The Mt Garnet area is located in the far south-west corner of the Hodgkinson Province which forms a 500km-long belt of Early- to Middle-Palaeozoic turbiditic sediments, with generally subordinate limestone, chert and basic volcanics that lie to the east of the Palmerville Fault. The Palmerville Fault is a major fault zone in NE Queensland along which Palaeozoic rocks to the east are juxtaposed against Proterozoic rocks to the west. Silurian-age Chillagoe Formation rocks, characterised by limestone, chert, basic volcanics and siliciclastics, lie along the western margin and at the base of the Hodgkinson Province. Limestones of this formation are favourable hosts for skarn-associated zinc mineralisation as demonstrated in the Mt Garnet district by the Mt Garnet and Bald Hill deposits.
Regionally, Permo-Carboniferous igneous activity resulted in emplacement of extensive granitic plutons and widespread eruption of sub-aerial felsic volcanic sequences.
Kagara Ltd’s EPM’s largely cover Siluro-Devonian Chillagoe Formation rocks with intrusive stocks and small plutons of Permo-Carboniferous granitoids in the northernmost sub-blocks. Sub-aerial felsic volcanic rocks of the Nanyetta Volcanics infringe onto the northern and north-eastern sub-blocks, and a small outlier of felsic volcanics lies on the southern side of Mt Garnet.
In the immediate vicinity of Mt Garnet and the Mt Garnet ore body environs; there is an inlier of the Proterozoic Halls Rewards Metamorphics east of the Chillagoe Formation, bound to the west by a mylonitic fault zone, which is interpreted as an expression of the Palmerville Fault. This mylonitic zone forms the eastern limit of mineralised skarns associated with the Mt Garnet zinc-rich ore body. Mafic rocks, chert and siliciclastic rocks along the mylonite zone may represent mylonitised Chillagoe Formation strata in contact with gneissic granite immediately to the east, which is interpreted as part of the Halls Reward Metamorphics.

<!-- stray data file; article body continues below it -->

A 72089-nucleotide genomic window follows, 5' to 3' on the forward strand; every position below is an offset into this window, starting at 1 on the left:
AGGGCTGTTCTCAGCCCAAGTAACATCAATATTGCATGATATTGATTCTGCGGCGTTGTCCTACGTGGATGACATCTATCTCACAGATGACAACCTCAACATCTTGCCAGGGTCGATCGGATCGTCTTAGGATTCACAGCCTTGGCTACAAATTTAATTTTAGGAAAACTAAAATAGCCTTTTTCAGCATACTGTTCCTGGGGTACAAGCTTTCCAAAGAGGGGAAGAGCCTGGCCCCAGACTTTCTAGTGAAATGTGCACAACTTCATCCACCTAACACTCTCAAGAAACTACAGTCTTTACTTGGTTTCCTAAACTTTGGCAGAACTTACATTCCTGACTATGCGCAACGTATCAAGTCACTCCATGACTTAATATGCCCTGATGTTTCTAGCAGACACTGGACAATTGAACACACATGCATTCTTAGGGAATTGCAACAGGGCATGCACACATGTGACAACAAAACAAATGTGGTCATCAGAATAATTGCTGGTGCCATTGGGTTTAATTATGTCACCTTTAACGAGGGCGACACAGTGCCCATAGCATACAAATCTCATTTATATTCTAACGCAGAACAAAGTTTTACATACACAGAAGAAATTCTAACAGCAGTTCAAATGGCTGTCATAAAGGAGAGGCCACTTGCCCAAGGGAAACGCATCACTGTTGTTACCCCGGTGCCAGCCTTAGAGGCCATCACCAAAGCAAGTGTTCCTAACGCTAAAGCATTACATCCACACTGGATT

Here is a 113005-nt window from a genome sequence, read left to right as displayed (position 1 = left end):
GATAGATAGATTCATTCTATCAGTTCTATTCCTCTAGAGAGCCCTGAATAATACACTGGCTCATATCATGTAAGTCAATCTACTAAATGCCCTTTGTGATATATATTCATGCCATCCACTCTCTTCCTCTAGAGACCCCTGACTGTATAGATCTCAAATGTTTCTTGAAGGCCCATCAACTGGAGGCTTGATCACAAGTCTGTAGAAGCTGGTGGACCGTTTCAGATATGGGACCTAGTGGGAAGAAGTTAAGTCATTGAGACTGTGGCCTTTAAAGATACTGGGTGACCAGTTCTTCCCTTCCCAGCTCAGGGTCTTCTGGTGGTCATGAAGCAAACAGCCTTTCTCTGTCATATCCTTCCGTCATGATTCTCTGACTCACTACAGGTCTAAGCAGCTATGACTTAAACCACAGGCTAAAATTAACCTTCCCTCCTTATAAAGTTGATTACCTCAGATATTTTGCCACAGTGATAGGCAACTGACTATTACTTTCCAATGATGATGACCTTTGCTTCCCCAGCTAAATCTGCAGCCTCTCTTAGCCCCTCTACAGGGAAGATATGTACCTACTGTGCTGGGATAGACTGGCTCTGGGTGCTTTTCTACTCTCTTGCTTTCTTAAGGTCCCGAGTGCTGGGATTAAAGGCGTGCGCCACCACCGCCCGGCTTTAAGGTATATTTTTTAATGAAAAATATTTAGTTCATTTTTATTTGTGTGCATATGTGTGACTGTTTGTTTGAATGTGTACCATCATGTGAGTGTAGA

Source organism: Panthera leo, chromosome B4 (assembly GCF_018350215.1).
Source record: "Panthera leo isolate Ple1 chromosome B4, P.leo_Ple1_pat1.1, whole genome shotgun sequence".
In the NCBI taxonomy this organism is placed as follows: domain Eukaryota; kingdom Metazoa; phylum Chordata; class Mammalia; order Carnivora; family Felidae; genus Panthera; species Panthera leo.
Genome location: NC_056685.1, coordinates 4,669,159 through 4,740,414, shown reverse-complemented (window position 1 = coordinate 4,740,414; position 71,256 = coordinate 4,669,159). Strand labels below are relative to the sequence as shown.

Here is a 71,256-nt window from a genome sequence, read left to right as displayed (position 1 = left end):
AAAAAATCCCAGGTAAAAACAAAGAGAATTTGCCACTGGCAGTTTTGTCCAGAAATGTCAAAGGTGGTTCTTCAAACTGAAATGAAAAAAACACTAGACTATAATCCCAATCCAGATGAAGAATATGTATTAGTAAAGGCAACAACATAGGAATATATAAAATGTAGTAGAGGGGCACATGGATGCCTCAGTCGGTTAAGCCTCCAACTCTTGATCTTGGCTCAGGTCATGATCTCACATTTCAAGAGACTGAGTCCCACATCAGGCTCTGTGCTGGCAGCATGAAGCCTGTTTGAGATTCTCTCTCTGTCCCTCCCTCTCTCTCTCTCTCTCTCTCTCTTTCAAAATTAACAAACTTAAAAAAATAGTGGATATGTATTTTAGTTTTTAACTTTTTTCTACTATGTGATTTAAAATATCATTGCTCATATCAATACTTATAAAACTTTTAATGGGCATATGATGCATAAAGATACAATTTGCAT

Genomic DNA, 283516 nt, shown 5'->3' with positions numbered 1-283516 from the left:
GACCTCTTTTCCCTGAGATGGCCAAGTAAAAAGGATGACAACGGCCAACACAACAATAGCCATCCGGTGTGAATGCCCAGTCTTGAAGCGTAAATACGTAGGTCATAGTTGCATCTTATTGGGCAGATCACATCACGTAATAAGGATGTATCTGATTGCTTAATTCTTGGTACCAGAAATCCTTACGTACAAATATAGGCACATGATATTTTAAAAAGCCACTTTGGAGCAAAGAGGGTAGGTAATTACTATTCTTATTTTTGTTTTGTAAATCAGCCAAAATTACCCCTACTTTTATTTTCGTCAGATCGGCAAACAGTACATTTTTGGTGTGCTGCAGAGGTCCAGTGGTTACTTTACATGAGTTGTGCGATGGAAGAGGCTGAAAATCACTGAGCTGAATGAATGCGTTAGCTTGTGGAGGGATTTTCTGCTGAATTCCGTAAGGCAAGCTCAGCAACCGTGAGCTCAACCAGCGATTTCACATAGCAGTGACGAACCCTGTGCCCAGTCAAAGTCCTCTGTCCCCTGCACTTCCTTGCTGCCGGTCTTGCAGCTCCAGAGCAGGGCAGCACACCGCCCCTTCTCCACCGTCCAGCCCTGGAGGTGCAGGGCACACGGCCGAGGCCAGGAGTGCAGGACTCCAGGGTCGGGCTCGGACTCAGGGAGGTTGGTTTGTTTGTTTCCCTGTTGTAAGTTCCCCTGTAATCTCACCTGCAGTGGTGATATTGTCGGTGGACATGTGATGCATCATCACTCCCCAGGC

Mineralisation in the district includes skarn-associated zinc (e.g. Mt Garnet and Bald Hill deposits), copper, lead, iron and fluorite (e.g. Wriggly Prospect), granite-hosted vein deposits of tin and tungsten, and porphyry-related gold mineralisation. The Mt Garnet district was one of the world’s major producers of alluvial tin, particularly over the period of 1939 to the early 1980’s.
Exploration in the Mt Garnet district over the next 12 months will focus on:
Soil sampling and geological mapping by Kagara Ltd and previous explorers has identified several prospects with highly anomalous base metals in soils with associated skarn alteration akin to the alteration at Mt Garnet. These are:
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